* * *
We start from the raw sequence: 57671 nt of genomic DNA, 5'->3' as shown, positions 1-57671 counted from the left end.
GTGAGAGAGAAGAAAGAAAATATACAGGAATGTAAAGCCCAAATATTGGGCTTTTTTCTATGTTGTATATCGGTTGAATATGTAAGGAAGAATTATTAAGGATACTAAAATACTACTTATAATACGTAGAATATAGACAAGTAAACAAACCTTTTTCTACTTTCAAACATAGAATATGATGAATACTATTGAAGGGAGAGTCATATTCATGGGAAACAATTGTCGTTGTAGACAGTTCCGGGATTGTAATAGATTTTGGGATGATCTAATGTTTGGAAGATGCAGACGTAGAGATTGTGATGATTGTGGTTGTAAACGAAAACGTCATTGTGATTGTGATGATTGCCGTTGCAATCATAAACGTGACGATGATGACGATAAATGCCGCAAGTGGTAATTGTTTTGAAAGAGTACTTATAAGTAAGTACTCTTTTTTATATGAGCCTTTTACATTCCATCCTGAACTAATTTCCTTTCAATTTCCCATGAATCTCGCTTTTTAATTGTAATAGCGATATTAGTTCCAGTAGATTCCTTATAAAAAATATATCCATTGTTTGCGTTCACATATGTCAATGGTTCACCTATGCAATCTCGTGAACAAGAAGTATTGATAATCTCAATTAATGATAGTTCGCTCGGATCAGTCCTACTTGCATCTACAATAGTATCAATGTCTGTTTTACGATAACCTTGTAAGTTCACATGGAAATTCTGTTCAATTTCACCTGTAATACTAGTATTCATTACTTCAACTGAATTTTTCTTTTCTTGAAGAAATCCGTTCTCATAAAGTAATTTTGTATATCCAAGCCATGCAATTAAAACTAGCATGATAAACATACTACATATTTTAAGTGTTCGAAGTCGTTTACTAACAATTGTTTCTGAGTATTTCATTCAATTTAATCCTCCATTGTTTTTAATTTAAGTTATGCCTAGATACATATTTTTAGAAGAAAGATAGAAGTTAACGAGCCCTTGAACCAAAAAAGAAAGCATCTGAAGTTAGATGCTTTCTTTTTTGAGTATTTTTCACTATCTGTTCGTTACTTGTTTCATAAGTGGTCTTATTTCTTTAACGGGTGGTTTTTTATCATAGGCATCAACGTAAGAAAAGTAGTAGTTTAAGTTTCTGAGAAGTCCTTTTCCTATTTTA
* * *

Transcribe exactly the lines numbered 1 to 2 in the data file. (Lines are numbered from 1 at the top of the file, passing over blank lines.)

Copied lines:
We start from the raw sequence: 57671 nt of genomic DNA, 5'->3' as shown, positions 1-57671 counted from the left end.
GTGAGAGAGAAGAAAGAAAATATACAGGAATGTAAAGCCCAAATATTGGGCTTTTTTCTATGTTGTATATCGGTTGAATATGTAAGGAAGAATTATTAAGGATACTAAAATACTACTTATAATACGTAGAATATAGACAAGTAAACAAACCTTTTTCTACTTTCAAACATAGAATATGATGAATACTATTGAAGGGAGAGTCATATTCATGGGAAACAATTGTCGTTGTAGACAGTTCCGGGATTGTAATAGATTTTGGGATGATCTAATGTTTGGAAGATGCAGACGTAGAGATTGTGATGATTGTGGTTGTAAACGAAAACGTCATTGTGATTGTGATGATTGCCGTTGCAATCATAAACGTGACGATGATGACGATAAATGCCGCAAGTGGTAATTGTTTTGAAAGAGTACTTATAAGTAAGTACTCTTTTTTATATGAGCCTTTTACATTCCATCCTGAACTAATTTCCTTTCAATTTCCCATGAATCTCGCTTTTTAATTGTAATAGCGATATTAGTTCCAGTAGATTCCTTATAAAAAATATATCCATTGTTTGCGTTCACATATGTCAATGGTTCACCTATGCAATCTCGTGAACAAGAAGTATTGATAATCTCAATTAATGATAGTTCGCTCGGATCAGTCCTACTTGCATCTACAATAGTATCAATGTCTGTTTTACGATAACCTTGTAAGTTCACATGGAAATTCTGTTCAATTTCACCTGTAATACTAGTATTCATTACTTCAACTGAATTTTTCTTTTCTTGAAGAAATCCGTTCTCATAAAGTAATTTTGTATATCCAAGCCATGCAATTAAAACTAGCATGATAAACATACTACATATTTTAAGTGTTCGAAGTCGTTTACTAACAATTGTTTCTGAGTATTTCATTCAATTTAATCCTCCATTGTTTTTAATTTAAGTTATGCCTAGATACATATTTTTAGAAGAAAGATAGAAGTTAACGAGCCCTTGAACCAAAAAAGAAAGCATCTGAAGTTAGATGCTTTCTTTTTTGAGTATTTTTCACTATCTGTTCGTTACTTGTTTCATAAGTGGTCTTATTTCTTTAACGGGTGGTTTTTTATCATAGGCATCAACGTAAGAAAAGTAGTAGTTTAAGTTTCTGAGAAGTCCTTTTCCTATTTTA